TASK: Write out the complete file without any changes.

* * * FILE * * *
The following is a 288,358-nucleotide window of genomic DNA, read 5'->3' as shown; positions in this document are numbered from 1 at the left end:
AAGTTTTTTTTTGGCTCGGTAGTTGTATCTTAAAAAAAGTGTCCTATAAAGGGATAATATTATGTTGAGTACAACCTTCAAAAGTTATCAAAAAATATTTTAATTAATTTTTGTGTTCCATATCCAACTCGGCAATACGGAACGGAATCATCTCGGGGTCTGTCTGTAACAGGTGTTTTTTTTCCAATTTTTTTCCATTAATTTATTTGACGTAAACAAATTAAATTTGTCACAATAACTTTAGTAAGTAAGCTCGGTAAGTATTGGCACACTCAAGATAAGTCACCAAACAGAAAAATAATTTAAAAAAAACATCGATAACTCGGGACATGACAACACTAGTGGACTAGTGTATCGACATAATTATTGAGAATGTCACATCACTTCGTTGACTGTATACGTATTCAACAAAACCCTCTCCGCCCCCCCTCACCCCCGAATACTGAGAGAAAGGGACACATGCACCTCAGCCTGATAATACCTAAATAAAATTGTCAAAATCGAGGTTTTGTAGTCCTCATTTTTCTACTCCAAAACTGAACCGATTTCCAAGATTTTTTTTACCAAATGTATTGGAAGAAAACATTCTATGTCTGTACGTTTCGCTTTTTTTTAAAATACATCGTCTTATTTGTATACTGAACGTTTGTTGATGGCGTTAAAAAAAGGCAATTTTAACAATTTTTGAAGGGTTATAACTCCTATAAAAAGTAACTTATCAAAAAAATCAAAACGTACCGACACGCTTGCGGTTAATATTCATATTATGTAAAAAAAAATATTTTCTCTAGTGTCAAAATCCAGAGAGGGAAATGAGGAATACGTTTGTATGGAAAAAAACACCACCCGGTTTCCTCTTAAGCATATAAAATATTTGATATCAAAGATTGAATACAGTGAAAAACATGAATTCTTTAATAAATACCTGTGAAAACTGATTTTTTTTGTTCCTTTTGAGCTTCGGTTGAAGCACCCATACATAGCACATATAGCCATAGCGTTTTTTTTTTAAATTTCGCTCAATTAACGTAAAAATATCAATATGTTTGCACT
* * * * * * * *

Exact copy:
The following is a 288,358-nucleotide window of genomic DNA, read 5'->3' as shown; positions in this document are numbered from 1 at the left end:
AAGTTTTTTTTTGGCTCGGTAGTTGTATCTTAAAAAAAGTGTCCTATAAAGGGATAATATTATGTTGAGTACAACCTTCAAAAGTTATCAAAAAATATTTTAATTAATTTTTGTGTTCCATATCCAACTCGGCAATACGGAACGGAATCATCTCGGGGTCTGTCTGTAACAGGTGTTTTTTTTCCAATTTTTTTCCATTAATTTATTTGACGTAAACAAATTAAATTTGTCACAATAACTTTAGTAAGTAAGCTCGGTAAGTATTGGCACACTCAAGATAAGTCACCAAACAGAAAAATAATTTAAAAAAAACATCGATAACTCGGGACATGACAACACTAGTGGACTAGTGTATCGACATAATTATTGAGAATGTCACATCACTTCGTTGACTGTATACGTATTCAACAAAACCCTCTCCGCCCCCCCTCACCCCCGAATACTGAGAGAAAGGGACACATGCACCTCAGCCTGATAATACCTAAATAAAATTGTCAAAATCGAGGTTTTGTAGTCCTCATTTTTCTACTCCAAAACTGAACCGATTTCCAAGATTTTTTTTACCAAATGTATTGGAAGAAAACATTCTATGTCTGTACGTTTCGCTTTTTTTTAAAATACATCGTCTTATTTGTATACTGAACGTTTGTTGATGGCGTTAAAAAAAGGCAATTTTAACAATTTTTGAAGGGTTATAACTCCTATAAAAAGTAACTTATCAAAAAAATCAAAACGTACCGACACGCTTGCGGTTAATATTCATATTATGTAAAAAAAAATATTTTCTCTAGTGTCAAAATCCAGAGAGGGAAATGAGGAATACGTTTGTATGGAAAAAAACACCACCCGGTTTCCTCTTAAGCATATAAAATATTTGATATCAAAGATTGAATACAGTGAAAAACATGAATTCTTTAATAAATACCTGTGAAAACTGATTTTTTTTGTTCCTTTTGAGCTTCGGTTGAAGCACCCATACATAGCACATATAGCCATAGCGTTTTTTTTTTAAATTTCGCTCAATTAACGTAAAAATATCAATATGTTTGCACT